[The following letter originally appeared in the Field of May 3rd, 1862. It was mentioned by Mr. Townsend in an article which he wrote in the Archer's Register for 1866, but lost sight of till the beginning of last year, when my attention was called to it. The reference given in the article being incorrect, it was somewhat difficult to find, but, having found it, it was reprinted in the Field of December 24th, 1910. I have seen one of these instruments at Aldred's, which seems to possess the advantages claimed for it by Mr. Townsend, and republish the letter in the Archer's Register, so that it may be available for reference in a more generally accessible form than in the files of the Field. The instrument would, however, be improved by reducing the distance from b to f, which at present is greater than it should be.—Ed. Archer's Register.]
Instrument for Archery Exercise
Sir,—During the last few years I have devoted considerable attention to the theory and practice of archery, but, in consequence of absence from home or from being engaged in other matters, I have frequently been unable to command the necessary practice. With a desire to overcome this difficulty, I determined to construct an instrument which would fulfil all the purposes of exercise, keeping the muscles of the arm, and more particularly of the fingers, in good condition; portable enough also to be packed in a portmanteau, and which could be used indoors without either bow, arrows, or target.
The annexed woodcut is a sketch (on a scale of two-tenths to the inch) of the apparatus, such as I have now perfected it, and the eminent service it has done me during the past and present year induces me to send you the present communication, hoping that other archers may be induced to try the merits of the apparatus, and may benefit by its use. I may add that in its present form it is inexpensive and easily made.
The instrument consists of the following principal parts: — The shaft (a) representing the arrow; the handle (b); two regulators (c); two pulling accumulators (d), each pulling 30lb.; the single or resisting accumulator (e) doubled round the end of the shaft; the string (f)
The shaft has a hole bored perpendicularly at i, through which a double loop of cord is passed, attaching the pulling accumulators by means of two pins, which pass through the loops on either side of the shaft. The other ends of the pulling accumulators are attached to the regulators by means of a cord.
The handle is perforated at m, through which perforation the shaft passes and moves freely, the aperture being considerably larger than the shaft; the handle is strengthened at this point by brass plates.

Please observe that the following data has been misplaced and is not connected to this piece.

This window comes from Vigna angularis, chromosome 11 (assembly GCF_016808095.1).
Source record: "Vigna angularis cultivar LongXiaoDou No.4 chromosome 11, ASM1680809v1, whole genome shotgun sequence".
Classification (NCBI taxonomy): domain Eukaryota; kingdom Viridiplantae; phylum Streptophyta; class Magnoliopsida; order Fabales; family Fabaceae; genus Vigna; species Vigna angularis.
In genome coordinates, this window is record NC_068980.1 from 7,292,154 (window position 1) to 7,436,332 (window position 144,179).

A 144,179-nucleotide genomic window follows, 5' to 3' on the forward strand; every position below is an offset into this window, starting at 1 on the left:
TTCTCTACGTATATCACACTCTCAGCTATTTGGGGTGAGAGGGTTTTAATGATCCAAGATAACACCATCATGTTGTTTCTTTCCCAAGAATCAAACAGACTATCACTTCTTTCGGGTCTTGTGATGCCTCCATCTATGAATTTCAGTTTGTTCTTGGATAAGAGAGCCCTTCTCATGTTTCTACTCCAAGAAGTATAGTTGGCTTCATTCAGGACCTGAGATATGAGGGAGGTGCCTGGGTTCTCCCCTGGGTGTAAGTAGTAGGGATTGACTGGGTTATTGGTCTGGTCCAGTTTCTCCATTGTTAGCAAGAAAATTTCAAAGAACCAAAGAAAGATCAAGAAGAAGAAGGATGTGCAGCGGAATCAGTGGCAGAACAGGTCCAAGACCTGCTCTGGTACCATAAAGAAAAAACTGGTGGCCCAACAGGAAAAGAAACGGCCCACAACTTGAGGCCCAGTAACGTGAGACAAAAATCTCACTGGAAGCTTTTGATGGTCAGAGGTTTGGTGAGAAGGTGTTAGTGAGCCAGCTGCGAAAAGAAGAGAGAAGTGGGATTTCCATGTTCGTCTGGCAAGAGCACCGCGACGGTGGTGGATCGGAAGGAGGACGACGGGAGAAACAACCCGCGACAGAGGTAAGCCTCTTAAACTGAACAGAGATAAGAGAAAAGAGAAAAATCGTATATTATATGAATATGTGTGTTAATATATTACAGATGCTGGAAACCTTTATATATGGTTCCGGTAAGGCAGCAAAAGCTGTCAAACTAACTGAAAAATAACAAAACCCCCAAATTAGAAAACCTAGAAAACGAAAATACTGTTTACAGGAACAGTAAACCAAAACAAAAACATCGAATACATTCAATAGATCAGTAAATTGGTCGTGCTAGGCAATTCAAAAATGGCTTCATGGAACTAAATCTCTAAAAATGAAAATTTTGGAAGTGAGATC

The regulators are so called because they regulate the weight pulled; they are passed through the handle at either end, and are kept there by movable brass pins. The lower regulator should be always fixed twice as far from the handle as the upper one. If the pins are placed in the last hole, the weight pulled is 48lb.; if in the fourth, 501b.; in the third, 521b.; and so on. For ladies, weaker accumulators should be used; I think they are to be had pulling only 201b. each.
The accumulator, e, also pulling 30lb., is doubled over the extremity of the shaft and firmly bound there, so that half lies on one side, and half on the other side of the shaft. (The brass rings should be removed from this accumulator, as they strike against the sides of the shaft in using the instrument, and wear away the wood.) To each loop is attached a strong cord, the extremities of which are fixed to hooks placed on the handle.
The string being either of cord or catgut, of the thickness of an ordinary bowstring, is fixed to the bar n, which latter is attached to the shaft by a brass or tin plate and screw nut; care should be taken that the string should be of such a length that, when pulled, it should describe the same angle as the string of a bow when the arrow is pulled to the pile.
The apparatus when in use is held exactly as the bow, and, the shaft being always in its place, the fingers are applied to the string and the draw made to the length of the arrow ordinarily used (a mark being made on the shaft as at g), exactly as if the bow and arrow were really in the hand, and no fear need be entertained in loosing the string. The front accumulators take the place of the strength of the bow, and the double accumulator at the end resists the force of the propelled shaft, which returns to its usual place, leaving the instrument ready for use again, without any further adjustment.
From my own experience I am of opinion that the instrument is eminently serviceable in the discovery and correction of faults in position, of jerking, or dropping the elbow during the loose, and of other bad habits, the archer being supposed to know the correct style, or to have a friend at hand who can instruct him.
The attention is not taken up by the success of the shot, or by the fear of overdrawing, &c., but is fixed solely on the correction of faults, and correctness in style.
The accumulators should be examined occasionally, and replaced by new ones if they appear worn; mine have lasted me twelve months. The best are to be had at Edmiston's, Charing Cross.
The instrument when complete should, if placed in a scale, weigh about the same as a bow and arrow. The best material is lancewood.
Oakfield, Leamington. Fredk. Townsend.